‘Build mechanism to call out and check unconscious bias’
I believe one of the things that organisations must do that will make a huge difference when it comes to making workplaces inclusive, diverse and equal is proactively addressing the unconscious, and often unchallenged, bias that creeps into workplace interactions and decision making. How often do we see this unconscious bias play out at workplaces in the form of gender stereotyping, maternal bias, microaggressions, the famous glass ceiling, unequal pay and more.
The need of the hour is to raise awareness of the prevalence of this unconscious bias that has become normalised at the workplace. Do this through training, one-on-ones and campaigns. Build in a mechanism where people across the organisation are given the authority to and are appreciated for calling out and checking instances of unconscious bias against women without any fear of repercussions. This can help create a more equitable and inclusive culture for women at the workplace.
– Ruchira Kamat, Chief Revenue Officer, upGrad for Business
‘Cultural inclusion starts at the top’
Some of the simple steps as a business leader to promote an inclusive company culture is to understand that communication and involvement matter most when promoting diversity. Such practices will open a broad avenue where everyone feels important and heard.
First and foremost, cultural inclusion starts at the top – business leaders must display inclusive behaviour. Everyone must feel at ease, secure, and free to be who they are at work. Diversity is an essential issue for any modern business, but it’s not enough to hire people of different nationalities, races, genders and sexual orientations. It is necessary to seek employee feedback on improving the company’s diversity and inclusion in the workplace. These efforts lead to increased productivity and, ultimately, increased revenue.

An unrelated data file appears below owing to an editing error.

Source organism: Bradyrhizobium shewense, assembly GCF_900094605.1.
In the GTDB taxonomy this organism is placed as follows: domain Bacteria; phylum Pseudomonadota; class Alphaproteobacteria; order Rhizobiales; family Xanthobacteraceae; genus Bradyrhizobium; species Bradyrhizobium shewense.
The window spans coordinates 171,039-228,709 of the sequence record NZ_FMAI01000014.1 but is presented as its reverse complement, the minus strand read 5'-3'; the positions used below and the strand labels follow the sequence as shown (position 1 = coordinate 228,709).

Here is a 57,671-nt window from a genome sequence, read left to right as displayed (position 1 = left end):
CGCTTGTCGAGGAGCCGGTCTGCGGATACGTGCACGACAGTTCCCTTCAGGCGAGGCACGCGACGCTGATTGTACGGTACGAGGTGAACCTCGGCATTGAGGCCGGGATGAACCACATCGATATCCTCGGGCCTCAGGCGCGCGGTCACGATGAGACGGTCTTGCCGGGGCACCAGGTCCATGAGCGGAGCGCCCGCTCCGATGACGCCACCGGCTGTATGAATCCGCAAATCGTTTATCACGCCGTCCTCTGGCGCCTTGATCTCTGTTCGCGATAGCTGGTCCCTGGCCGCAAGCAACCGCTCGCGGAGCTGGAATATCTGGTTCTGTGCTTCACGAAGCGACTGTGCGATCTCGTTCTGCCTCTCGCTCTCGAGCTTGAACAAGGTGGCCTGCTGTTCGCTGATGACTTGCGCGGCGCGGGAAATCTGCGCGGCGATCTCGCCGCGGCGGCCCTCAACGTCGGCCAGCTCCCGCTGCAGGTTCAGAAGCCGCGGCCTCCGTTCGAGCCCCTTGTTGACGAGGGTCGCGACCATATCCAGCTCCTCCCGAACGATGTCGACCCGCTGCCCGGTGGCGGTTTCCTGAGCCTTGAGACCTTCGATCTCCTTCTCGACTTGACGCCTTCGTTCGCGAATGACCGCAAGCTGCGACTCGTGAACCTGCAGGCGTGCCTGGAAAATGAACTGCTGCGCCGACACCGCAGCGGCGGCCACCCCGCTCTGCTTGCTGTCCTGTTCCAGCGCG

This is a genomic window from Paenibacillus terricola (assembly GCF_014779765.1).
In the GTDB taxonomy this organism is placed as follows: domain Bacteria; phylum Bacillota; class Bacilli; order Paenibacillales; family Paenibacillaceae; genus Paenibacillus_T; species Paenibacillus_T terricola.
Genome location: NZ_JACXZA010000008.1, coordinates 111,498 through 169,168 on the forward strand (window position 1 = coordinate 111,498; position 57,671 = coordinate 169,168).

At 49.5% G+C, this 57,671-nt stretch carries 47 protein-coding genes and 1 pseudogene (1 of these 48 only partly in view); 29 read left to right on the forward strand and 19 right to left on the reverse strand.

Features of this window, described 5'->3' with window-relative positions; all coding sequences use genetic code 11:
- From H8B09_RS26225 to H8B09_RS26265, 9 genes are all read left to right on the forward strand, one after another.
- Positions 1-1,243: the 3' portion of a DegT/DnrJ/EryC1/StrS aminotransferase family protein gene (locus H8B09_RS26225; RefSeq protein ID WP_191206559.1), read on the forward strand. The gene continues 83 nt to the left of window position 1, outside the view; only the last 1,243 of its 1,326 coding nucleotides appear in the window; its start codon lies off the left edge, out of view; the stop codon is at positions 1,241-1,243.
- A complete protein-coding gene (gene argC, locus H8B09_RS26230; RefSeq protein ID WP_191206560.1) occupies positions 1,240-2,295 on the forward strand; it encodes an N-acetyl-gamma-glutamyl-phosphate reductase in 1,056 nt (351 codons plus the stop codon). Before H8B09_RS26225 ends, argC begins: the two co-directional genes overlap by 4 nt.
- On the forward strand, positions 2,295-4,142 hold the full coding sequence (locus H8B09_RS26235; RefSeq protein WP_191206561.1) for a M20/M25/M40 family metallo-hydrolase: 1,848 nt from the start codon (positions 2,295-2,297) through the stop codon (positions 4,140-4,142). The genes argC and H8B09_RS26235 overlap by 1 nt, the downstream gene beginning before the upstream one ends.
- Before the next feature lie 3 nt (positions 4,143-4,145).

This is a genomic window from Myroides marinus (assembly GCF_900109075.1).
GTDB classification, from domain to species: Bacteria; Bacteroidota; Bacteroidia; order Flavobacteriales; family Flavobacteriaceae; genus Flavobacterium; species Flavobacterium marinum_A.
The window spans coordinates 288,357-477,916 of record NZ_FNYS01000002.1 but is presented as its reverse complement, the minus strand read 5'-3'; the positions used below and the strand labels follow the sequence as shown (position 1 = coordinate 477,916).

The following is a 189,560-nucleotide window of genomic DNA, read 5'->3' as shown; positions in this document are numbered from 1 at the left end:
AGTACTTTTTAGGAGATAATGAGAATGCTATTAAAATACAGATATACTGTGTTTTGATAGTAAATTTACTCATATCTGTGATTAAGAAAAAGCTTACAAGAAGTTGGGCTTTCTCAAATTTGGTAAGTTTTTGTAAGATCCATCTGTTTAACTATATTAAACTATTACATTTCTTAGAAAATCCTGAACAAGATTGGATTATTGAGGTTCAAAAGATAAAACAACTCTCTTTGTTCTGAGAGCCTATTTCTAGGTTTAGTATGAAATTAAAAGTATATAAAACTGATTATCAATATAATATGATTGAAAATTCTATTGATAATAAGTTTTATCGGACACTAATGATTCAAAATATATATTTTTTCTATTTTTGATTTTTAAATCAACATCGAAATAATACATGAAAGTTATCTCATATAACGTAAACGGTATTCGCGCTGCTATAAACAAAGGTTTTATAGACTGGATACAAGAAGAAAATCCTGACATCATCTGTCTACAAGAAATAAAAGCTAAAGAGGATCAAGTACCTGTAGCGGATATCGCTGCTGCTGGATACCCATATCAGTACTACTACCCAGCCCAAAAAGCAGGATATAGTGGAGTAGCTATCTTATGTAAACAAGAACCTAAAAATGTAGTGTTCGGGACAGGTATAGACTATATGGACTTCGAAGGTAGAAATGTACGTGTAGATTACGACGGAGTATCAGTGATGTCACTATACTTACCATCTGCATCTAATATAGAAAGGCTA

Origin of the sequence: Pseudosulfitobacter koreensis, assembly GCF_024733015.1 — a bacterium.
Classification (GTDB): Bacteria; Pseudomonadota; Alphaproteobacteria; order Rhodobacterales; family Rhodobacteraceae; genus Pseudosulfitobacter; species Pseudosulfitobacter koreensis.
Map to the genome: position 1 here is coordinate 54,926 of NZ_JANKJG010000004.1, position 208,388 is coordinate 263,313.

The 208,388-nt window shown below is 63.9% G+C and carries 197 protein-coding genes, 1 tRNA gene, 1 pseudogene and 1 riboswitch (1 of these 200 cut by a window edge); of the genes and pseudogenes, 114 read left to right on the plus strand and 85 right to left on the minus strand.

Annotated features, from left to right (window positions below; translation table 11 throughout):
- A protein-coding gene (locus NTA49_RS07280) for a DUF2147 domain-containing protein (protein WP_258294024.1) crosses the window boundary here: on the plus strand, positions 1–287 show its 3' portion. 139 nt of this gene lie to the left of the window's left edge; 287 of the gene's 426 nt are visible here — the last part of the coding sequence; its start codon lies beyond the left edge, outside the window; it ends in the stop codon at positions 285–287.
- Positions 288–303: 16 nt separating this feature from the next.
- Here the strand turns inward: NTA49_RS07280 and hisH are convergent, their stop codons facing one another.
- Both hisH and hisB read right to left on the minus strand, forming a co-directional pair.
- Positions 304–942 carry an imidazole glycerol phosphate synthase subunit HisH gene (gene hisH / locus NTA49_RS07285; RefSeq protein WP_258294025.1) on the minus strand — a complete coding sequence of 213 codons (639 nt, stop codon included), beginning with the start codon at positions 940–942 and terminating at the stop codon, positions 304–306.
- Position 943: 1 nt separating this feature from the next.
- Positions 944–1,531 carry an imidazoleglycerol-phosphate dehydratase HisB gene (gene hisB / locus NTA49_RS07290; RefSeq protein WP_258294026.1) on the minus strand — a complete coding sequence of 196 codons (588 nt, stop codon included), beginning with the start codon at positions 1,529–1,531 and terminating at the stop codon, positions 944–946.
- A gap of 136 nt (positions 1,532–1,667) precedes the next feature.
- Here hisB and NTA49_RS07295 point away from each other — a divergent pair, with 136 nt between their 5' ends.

As with all aspects of organisational culture, creating and fostering a sense of belonging in the workplace begins with leadership. The key is to have clear communication with your employees.
As such, diversity and inclusion, and equality at work drive better people management, employee satisfaction, collaboration, and company reputation. It fosters a sense of belonging while increasing productivity.
– Smitha Jacob, Co-founder, Jolger
‘Offer equal opportunities while being mindful of commitments’
In order to create a workplace that is truly inclusive, diverse, equal, and empowers women, employers need to make a concerted effort to address the systemic biases and barriers that prevent these ideals from being realised.
One meaningful change is to ensure and offer equal opportunities while being mindful of their other commitments. This can be achieved by providing flexible work arrangements and considering their diverse needs beyond just training.
The second important move, that could make a significant impact, is implementing a comprehensive diversity and inclusion training program for all employees. The training must address unconscious bias, microaggressions and privilege. It should provide practical strategies to create an inclusive environment, such as using gender-neutral language, and listening to diversity.
Employers can create a supportive workplace culture for women and underrepresented groups by establishing affinity groups and gathering feedback from them. These groups can also serve as a valuable feedback mechanism for employers to identify areas for improvement. They can ensure that all employees feel valued and supported and intervene against discrimination.
This prioritisation of diversity, equity, and inclusion can lead to a more innovative and successful organisation.
– Richa Telang, Founder & CEO, TrueBlue Advisory
‘D&I critical to drive innovation and growth’
I believe that creating a diverse and inclusive workplace is crucial for driving innovation and growth. To create an inclusive workplace culture, we need to address unconscious biases in hiring and promotion practices, provide flexible work arrangements, and invest in training and development programs for all employees. This includes mentorship and sponsorship programmes, which help to promote career advancement and leadership development for all employees.
By creating an environment that empowers women to succeed in their careers, we can strengthen our industry and drive positive change. Together, we can build a future where everyone feels valued, supported, and empowered to succeed.
– Ranjita Raman, CEO, Jaro Education